“It’s all part of a continuum,” Paul added. “While crowdfunding will be important for getting capital to genuine start-ups – ones that have three people working for them – this will help those that have 300 people working for them and are still looking to grow.” […]”<

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France now requires all new buildings to have green roofs or solar panels

Originally posted on Sustainability:

France just passed atrailblazing new lawthat requires that all new buildings constructed in commercial areas to be partially-covered by either solar panels orgreen roofs. Not only will this bring dramatic changes to the nation?s skylines and bolster the efficiency of all new commercial construction, but the law will help France pick up the pace the solar adoption?which has lagged behind other European nations in recent years.

Read more:France requires all new buildings to have green roofs or solar panels | Inhabitat – Sustainable Design Innovation, Eco Architecture, Green Building



Source: inhabitat.com

“Here’s hoping that other nations can soon follow suit.” I had to go back and dig through my sources to make sure I hadn’t dreamed this!

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CloudSolar Helps Renewable Energy Fans Who Can’t Install Their Own Solar Panels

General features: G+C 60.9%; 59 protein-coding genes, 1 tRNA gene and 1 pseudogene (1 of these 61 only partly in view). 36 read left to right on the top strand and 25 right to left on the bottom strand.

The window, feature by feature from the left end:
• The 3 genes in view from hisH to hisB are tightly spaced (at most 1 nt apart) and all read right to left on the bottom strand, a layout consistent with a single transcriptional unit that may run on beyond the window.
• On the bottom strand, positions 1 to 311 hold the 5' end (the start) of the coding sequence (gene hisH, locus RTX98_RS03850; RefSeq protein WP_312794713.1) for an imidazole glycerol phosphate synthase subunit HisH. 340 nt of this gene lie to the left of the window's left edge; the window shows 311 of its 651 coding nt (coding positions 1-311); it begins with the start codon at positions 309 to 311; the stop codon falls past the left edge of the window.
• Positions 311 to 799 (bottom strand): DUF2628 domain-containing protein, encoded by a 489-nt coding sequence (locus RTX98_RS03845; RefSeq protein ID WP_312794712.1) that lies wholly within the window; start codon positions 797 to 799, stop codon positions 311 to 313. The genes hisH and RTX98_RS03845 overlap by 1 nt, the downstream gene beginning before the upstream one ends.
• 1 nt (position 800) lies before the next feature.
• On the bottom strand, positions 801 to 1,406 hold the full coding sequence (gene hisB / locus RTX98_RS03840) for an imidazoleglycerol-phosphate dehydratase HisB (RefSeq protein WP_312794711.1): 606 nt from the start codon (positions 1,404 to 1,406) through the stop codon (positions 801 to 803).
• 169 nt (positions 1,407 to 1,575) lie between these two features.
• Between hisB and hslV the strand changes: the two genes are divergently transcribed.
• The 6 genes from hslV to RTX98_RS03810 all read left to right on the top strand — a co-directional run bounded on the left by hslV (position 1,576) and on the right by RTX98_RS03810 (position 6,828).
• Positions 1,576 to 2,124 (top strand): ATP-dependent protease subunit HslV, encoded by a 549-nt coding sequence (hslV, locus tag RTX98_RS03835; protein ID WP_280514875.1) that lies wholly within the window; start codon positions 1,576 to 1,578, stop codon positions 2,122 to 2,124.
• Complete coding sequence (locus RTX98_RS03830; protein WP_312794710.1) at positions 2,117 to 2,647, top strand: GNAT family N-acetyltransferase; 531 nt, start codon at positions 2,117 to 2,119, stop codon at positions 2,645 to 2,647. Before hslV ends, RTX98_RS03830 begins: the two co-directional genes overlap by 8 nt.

Originally posted on TechCrunch:

Solar panels are becoming increasing affordable, but many people still face barriers to harnessing the power of the sun for their own homes. For example, they might live in an apartment or in a house where the roof is angled or structured improperly for solar panel installation.

A new Boston-based startup called CloudSolar is offering an intriguing solution. Founded by a team including two electrical engineering Ph.D. candidates and currently raising funds on Indiegogo, CloudSolar lets people buy a solar panel, or a share in one, on a farm that is expected to be completed by 2016 (erecting the solar panels will only take a couple of months, but the company also has to deal with utility and land permits, which will take longer).

Once the farm is up and operating, electricity generated by the solar panels will be sold to local utilities. Solar panel owners are promised 80 percent of…

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The 50 Year Underground Coal Mine Fire

By the early 1980s, the mine fire in Centralia, Pennsylvania was growing worse and increasingly threatening the people who lived there. GAI, Inc., a private geotechnical engineering company, was hired to review the situation and propose a solution to finally contain the fire. What they eventually came up with was so drastic, it might easily have been called Centralia’s “Nuclear Option.”